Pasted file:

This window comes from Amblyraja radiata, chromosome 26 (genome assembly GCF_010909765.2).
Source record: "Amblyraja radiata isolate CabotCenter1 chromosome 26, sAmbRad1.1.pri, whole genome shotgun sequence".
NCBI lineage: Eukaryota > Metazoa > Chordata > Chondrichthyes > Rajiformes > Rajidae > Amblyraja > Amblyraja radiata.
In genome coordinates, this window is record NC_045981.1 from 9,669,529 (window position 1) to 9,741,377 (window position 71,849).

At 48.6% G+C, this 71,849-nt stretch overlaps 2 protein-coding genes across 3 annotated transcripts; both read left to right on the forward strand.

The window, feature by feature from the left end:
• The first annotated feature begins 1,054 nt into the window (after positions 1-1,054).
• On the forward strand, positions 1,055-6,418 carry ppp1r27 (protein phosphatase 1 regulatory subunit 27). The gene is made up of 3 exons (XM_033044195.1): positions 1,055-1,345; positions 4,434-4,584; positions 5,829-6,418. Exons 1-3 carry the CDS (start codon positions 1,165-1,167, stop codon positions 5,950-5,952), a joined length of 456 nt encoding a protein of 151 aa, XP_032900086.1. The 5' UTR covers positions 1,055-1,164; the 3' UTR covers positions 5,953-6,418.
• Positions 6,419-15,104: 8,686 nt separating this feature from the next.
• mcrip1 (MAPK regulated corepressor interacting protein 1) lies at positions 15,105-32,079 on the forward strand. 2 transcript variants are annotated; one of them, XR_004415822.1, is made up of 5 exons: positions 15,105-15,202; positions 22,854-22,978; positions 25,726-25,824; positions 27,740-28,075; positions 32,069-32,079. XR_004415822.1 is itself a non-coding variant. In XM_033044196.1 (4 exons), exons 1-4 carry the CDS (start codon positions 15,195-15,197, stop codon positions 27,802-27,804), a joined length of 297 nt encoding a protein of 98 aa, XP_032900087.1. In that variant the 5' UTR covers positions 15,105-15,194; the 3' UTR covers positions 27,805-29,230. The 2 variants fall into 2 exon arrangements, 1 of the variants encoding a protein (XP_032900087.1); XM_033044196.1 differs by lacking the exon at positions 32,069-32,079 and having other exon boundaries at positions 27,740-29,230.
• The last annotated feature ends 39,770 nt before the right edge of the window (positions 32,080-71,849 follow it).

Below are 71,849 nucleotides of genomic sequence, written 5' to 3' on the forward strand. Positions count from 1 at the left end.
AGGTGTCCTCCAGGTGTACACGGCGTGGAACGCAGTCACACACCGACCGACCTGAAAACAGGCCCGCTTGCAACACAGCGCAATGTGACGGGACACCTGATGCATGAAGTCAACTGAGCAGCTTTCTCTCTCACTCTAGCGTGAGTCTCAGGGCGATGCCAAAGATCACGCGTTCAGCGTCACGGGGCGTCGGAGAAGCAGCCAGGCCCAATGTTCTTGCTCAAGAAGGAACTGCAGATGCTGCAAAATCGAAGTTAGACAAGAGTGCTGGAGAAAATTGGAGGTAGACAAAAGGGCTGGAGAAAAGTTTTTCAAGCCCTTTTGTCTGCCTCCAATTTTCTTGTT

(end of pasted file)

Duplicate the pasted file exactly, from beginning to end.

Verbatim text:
This window comes from Amblyraja radiata, chromosome 26 (genome assembly GCF_010909765.2).
Source record: "Amblyraja radiata isolate CabotCenter1 chromosome 26, sAmbRad1.1.pri, whole genome shotgun sequence".
NCBI lineage: Eukaryota > Metazoa > Chordata > Chondrichthyes > Rajiformes > Rajidae > Amblyraja > Amblyraja radiata.
In genome coordinates, this window is record NC_045981.1 from 9,669,529 (window position 1) to 9,741,377 (window position 71,849).

At 48.6% G+C, this 71,849-nt stretch overlaps 2 protein-coding genes across 3 annotated transcripts; both read left to right on the forward strand.

The window, feature by feature from the left end:
• The first annotated feature begins 1,054 nt into the window (after positions 1-1,054).
• On the forward strand, positions 1,055-6,418 carry ppp1r27 (protein phosphatase 1 regulatory subunit 27). The gene is made up of 3 exons (XM_033044195.1): positions 1,055-1,345; positions 4,434-4,584; positions 5,829-6,418. Exons 1-3 carry the CDS (start codon positions 1,165-1,167, stop codon positions 5,950-5,952), a joined length of 456 nt encoding a protein of 151 aa, XP_032900086.1. The 5' UTR covers positions 1,055-1,164; the 3' UTR covers positions 5,953-6,418.
• Positions 6,419-15,104: 8,686 nt separating this feature from the next.
• mcrip1 (MAPK regulated corepressor interacting protein 1) lies at positions 15,105-32,079 on the forward strand. 2 transcript variants are annotated; one of them, XR_004415822.1, is made up of 5 exons: positions 15,105-15,202; positions 22,854-22,978; positions 25,726-25,824; positions 27,740-28,075; positions 32,069-32,079. XR_004415822.1 is itself a non-coding variant. In XM_033044196.1 (4 exons), exons 1-4 carry the CDS (start codon positions 15,195-15,197, stop codon positions 27,802-27,804), a joined length of 297 nt encoding a protein of 98 aa, XP_032900087.1. In that variant the 5' UTR covers positions 15,105-15,194; the 3' UTR covers positions 27,805-29,230. The 2 variants fall into 2 exon arrangements, 1 of the variants encoding a protein (XP_032900087.1); XM_033044196.1 differs by lacking the exon at positions 32,069-32,079 and having other exon boundaries at positions 27,740-29,230.
• The last annotated feature ends 39,770 nt before the right edge of the window (positions 32,080-71,849 follow it).

Below are 71,849 nucleotides of genomic sequence, written 5' to 3' on the forward strand. Positions count from 1 at the left end.
AGGTGTCCTCCAGGTGTACACGGCGTGGAACGCAGTCACACACCGACCGACCTGAAAACAGGCCCGCTTGCAACACAGCGCAATGTGACGGGACACCTGATGCATGAAGTCAACTGAGCAGCTTTCTCTCTCACTCTAGCGTGAGTCTCAGGGCGATGCCAAAGATCACGCGTTCAGCGTCACGGGGCGTCGGAGAAGCAGCCAGGCCCAATGTTCTTGCTCAAGAAGGAACTGCAGATGCTGCAAAATCGAAGTTAGACAAGAGTGCTGGAGAAAATTGGAGGTAGACAAAAGGGCTGGAGAAAAGTTTTTCAAGCCCTTTTGTCTGCCTCCAATTTTCTTGTT